The security situation in Côte d'Ivoire remains unsettled, and a massive inflow of aid is needed. The ICRC, together with the Ivorian Red Cross, has resumed emergency aid in Abidjan and stepped up assistance for displaced people and others in the west of the country.
Situation still serious in Abidjan and in several towns in the west
"For nearly two weeks now we have been receiving hundreds of distress calls every day," said Dominique Liengme, the head of the ICRC delegation in Abidjan. "The situation is now improving somewhat. People are starting to be able to obtain supplies, but not in every part of the city. Many who are injured or ill still cannot go to hospital because of the security situation, or because they lack transportation. Medical facilities that are still functioning are overwhelmed, and they lack supplies and personnel. In several parts of the city, bodies still litter the streets."
In the western part of the country, many people have been injured or killed in the clashes and inter-community violence, and thousands more have had to flee their homes. The situation is especially serious in Guiglo, Duékoué and Daloa, and near the Liberian border along the road from Bin Houyé to Toulepleu and Bloléquin. "Many houses, markets and hospitals have been looted or even destroyed," said Ms Liengme. "Tensions remain high, and violence could erupt again."
Emergency aid in Abidjan
Since 13 April the ICRC has provided more than 3,700 displaced people in four reception centres in Abidjan with compressed food products that enable both children and adults suffering from nutritional deficiency to recover their strength.
Today the ICRC is delivering medical supplies to the university medical centres in the Cocody and Treichville areas of Abidjan, which serve as referral hospitals, and to the Ste Anne-Marie international polyclinic.
"Since 1 April, Ivorian Red Cross first-aid workers have been on the front line, despite the security situation," said Ms Liengme. "They administered first aid to almost 600 injured or sick people, and they took 300 to the nearest hospitals. They are doing a fantastic job in extremely difficult circumstances."
Red Cross volunteers have also distributed food, drinking water and other basic necessities to a multitude of displaced people in various reception centres and to other needy people. Occasionally, they have also helped morticians recover bodies in various parts of the city.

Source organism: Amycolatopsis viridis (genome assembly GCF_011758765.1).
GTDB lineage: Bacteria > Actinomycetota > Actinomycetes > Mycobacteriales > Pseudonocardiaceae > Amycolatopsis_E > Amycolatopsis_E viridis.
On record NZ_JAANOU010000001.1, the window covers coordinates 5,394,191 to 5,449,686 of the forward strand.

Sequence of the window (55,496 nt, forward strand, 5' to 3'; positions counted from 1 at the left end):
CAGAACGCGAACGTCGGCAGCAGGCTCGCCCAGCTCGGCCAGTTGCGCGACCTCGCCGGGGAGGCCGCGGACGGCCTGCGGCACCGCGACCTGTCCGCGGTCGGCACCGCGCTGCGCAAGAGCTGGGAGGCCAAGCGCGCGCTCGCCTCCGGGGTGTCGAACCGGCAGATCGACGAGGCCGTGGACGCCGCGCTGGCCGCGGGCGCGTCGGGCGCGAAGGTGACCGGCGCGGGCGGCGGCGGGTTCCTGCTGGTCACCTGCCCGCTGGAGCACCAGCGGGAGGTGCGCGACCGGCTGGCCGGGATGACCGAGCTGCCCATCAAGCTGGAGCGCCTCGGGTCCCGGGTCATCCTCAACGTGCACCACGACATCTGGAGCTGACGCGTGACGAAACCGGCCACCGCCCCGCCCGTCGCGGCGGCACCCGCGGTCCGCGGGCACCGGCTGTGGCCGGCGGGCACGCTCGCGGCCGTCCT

Medical assistance and aid for displaced people are priorities in Guiglo
On 13 April the ICRC and the Ivorian Red Cross began to distribute essential supplies to some 7,000 displaced people in five reception centres in the western city of Guiglo. "This is the first time that aid of this kind has been provided for displaced people in Guiglo, which has been hard hit by fighting, looting and other violence," explained Edmond Corthésy, who is in charge of the ICRC's humanitarian activities in the area.
"In this area, there are many hospitals and health-care centres that have ceased to function since the recent events," said Mr Corthésy. In Guiglo, the Ivorian Red Cross has treated more than 200 people for injury or illness since 5 April. An ICRC-supported mobile clinic operating along the road from Bin Houyé to Toulepleu and Bloléquin has so far provided almost 480 free consultations, including nearly 30 for pregnant women. Emergency aid distributions will take place along the road over the coming days.
In the centre-west of the country, Gagnoa hospital is again functioning thanks to an ambulance, fuel, medical supplies and personnel made available by the Red Cross. In the north, the ICRC has provided dressing kits and plaster casts to various medical facilities in Bouaké.
Water and sanitation in the west
In Duékoué, tens of thousands of people who fled the violence remain in reception centres. Since the beginning of January, ICRC and Ivorian Red Cross personnel have been toiling to meet their need for water. Over the past few days they built a platform for two 10,000-litre water tanks, brought in water by truck to fill the tanks at the city's hospital and Catholic and Protestant missions, and installed two new tapstands. They are also building 20 latrines and 20 extra showers, and cleaning and disinfecting part of the Catholic mission.
In Guiglo, the Red Cross installed 25 latrines and 20 showers for displaced people, and chlorinated 10 wells in the city.
Visits to detainees
Large numbers of people have been arrested in connection with the armed conflict over the past few days. ICRC delegates have begun visiting detainees in Bouaké in order to assess the treatment they receive and conditions of detention.
In Abidjan, the ICRC has asked to be able to visit detainees belonging to this same category – including Mr Gbagbo and his close relations, who were arrested on 11 April.
Situation still critical for refugees and host families in neighbouring Liberia
The estimated 130,000 Ivorian refugees who have fled the unrest since last December are adopting a prudent attitude: they are waiting to see how the situation in their country develops before deciding whether to return. In the meantime, new refugees have arrived in Maryland County, in south-eastern Liberia.
The ICRC and the Liberia National Red Cross continue to help children and other refugees restore contact with the families from which they have been separated. In addition, together with the International Federation of Red Cross and Red Crescent Societies, they are helping refugees and their host communities to obtain the drinking water they need. Liberian communities along the border have been tremendously generous towards the Ivorians they have taken in; as a result, local resources have been seriously depleted. The ICRC is also visiting people detained in Harper Central Prison, in Maryland County, in connection with the conflict in Côte d'Ivoire.